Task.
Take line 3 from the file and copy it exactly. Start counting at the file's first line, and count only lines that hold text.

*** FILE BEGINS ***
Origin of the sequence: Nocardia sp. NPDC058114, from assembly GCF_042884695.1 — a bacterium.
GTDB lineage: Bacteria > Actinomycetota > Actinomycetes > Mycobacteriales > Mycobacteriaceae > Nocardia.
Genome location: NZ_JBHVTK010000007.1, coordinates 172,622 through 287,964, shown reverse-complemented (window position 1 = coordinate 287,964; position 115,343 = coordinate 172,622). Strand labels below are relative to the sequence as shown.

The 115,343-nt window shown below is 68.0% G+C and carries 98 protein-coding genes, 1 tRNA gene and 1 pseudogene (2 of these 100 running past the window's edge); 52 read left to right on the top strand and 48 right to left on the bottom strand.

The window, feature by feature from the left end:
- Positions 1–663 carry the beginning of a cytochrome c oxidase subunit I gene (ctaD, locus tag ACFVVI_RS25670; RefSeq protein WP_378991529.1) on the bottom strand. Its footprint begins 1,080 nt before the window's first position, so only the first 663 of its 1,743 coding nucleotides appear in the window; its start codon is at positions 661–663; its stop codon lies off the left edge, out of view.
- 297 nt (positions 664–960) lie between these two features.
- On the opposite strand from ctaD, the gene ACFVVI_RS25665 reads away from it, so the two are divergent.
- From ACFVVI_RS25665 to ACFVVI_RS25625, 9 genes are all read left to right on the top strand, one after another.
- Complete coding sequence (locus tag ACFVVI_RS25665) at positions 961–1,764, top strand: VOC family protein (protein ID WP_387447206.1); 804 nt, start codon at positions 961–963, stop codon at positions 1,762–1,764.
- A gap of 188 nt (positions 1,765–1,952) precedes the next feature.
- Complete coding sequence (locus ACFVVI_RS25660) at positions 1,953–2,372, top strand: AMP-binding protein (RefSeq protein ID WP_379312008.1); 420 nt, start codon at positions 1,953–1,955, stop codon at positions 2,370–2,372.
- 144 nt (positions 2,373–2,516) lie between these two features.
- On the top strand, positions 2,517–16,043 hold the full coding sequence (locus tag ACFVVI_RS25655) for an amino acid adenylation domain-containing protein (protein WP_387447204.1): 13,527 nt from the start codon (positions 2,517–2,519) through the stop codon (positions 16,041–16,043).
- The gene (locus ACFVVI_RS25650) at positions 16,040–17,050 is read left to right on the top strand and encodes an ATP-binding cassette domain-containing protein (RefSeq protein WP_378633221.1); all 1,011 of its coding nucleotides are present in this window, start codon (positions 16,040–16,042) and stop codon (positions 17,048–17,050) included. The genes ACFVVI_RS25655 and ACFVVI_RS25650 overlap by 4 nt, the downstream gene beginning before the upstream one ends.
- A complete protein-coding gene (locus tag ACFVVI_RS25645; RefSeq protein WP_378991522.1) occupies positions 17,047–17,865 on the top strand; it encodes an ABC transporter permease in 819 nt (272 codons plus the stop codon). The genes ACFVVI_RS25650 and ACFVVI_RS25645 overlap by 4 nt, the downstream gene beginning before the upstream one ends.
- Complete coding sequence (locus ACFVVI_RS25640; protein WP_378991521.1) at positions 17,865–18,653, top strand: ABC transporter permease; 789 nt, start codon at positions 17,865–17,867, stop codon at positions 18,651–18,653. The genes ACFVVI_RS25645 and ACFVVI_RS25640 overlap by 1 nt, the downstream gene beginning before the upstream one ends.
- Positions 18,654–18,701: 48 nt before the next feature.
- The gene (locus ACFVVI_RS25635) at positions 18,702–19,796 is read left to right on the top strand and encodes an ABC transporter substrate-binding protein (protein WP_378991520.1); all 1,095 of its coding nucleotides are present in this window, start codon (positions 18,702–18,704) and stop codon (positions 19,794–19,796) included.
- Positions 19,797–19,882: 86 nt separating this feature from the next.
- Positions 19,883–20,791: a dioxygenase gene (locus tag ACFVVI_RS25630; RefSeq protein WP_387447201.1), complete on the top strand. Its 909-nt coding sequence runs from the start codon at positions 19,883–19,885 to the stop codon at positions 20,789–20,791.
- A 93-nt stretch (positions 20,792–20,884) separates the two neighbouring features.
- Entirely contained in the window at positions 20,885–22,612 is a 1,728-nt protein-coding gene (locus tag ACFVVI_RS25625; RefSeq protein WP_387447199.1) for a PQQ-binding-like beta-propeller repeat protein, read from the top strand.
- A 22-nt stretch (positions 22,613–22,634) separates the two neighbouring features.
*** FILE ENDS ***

Genome location: NZ_JBHVTK010000007.1, coordinates 172,622 through 287,964, shown reverse-complemented (window position 1 = coordinate 287,964; position 115,343 = coordinate 172,622). Strand labels below are relative to the sequence as shown.